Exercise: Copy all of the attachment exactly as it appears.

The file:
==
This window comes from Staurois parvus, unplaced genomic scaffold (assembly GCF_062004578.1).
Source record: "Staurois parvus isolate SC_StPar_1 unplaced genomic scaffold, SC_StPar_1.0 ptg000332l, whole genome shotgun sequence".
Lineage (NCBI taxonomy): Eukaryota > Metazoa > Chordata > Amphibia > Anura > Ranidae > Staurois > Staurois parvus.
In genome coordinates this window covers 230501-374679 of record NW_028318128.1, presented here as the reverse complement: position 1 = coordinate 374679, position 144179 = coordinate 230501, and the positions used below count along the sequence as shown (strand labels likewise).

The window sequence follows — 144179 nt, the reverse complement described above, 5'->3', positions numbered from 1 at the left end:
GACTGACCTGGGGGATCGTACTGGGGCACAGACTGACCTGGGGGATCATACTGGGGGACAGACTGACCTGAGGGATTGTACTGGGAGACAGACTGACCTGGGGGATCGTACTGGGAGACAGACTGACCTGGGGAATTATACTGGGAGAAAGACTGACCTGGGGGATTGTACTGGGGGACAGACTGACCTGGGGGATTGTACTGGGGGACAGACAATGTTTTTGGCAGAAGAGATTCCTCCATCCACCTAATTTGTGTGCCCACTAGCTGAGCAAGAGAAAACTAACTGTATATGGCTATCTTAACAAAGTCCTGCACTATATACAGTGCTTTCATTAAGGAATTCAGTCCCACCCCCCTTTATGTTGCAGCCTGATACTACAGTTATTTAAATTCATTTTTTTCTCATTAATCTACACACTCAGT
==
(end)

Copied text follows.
This window comes from Staurois parvus, unplaced genomic scaffold (assembly GCF_062004578.1).
Source record: "Staurois parvus isolate SC_StPar_1 unplaced genomic scaffold, SC_StPar_1.0 ptg000332l, whole genome shotgun sequence".
Lineage (NCBI taxonomy): Eukaryota > Metazoa > Chordata > Amphibia > Anura > Ranidae > Staurois > Staurois parvus.
In genome coordinates this window covers 230501-374679 of record NW_028318128.1, presented here as the reverse complement: position 1 = coordinate 374679, position 144179 = coordinate 230501, and the positions used below count along the sequence as shown (strand labels likewise).

The window sequence follows — 144179 nt, the reverse complement described above, 5'->3', positions numbered from 1 at the left end:
GACTGACCTGGGGGATCGTACTGGGGCACAGACTGACCTGGGGGATCATACTGGGGGACAGACTGACCTGAGGGATTGTACTGGGAGACAGACTGACCTGGGGGATCGTACTGGGAGACAGACTGACCTGGGGAATTATACTGGGAGAAAGACTGACCTGGGGGATTGTACTGGGGGACAGACTGACCTGGGGGATTGTACTGGGGGACAGACAATGTTTTTGGCAGAAGAGATTCCTCCATCCACCTAATTTGTGTGCCCACTAGCTGAGCAAGAGAAAACTAACTGTATATGGCTATCTTAACAAAGTCCTGCACTATATACAGTGCTTTCATTAAGGAATTCAGTCCCACCCCCCTTTATGTTGCAGCCTGATACTACAGTTATTTAAATTCATTTTTTTCTCATTAATCTACACACTCAGT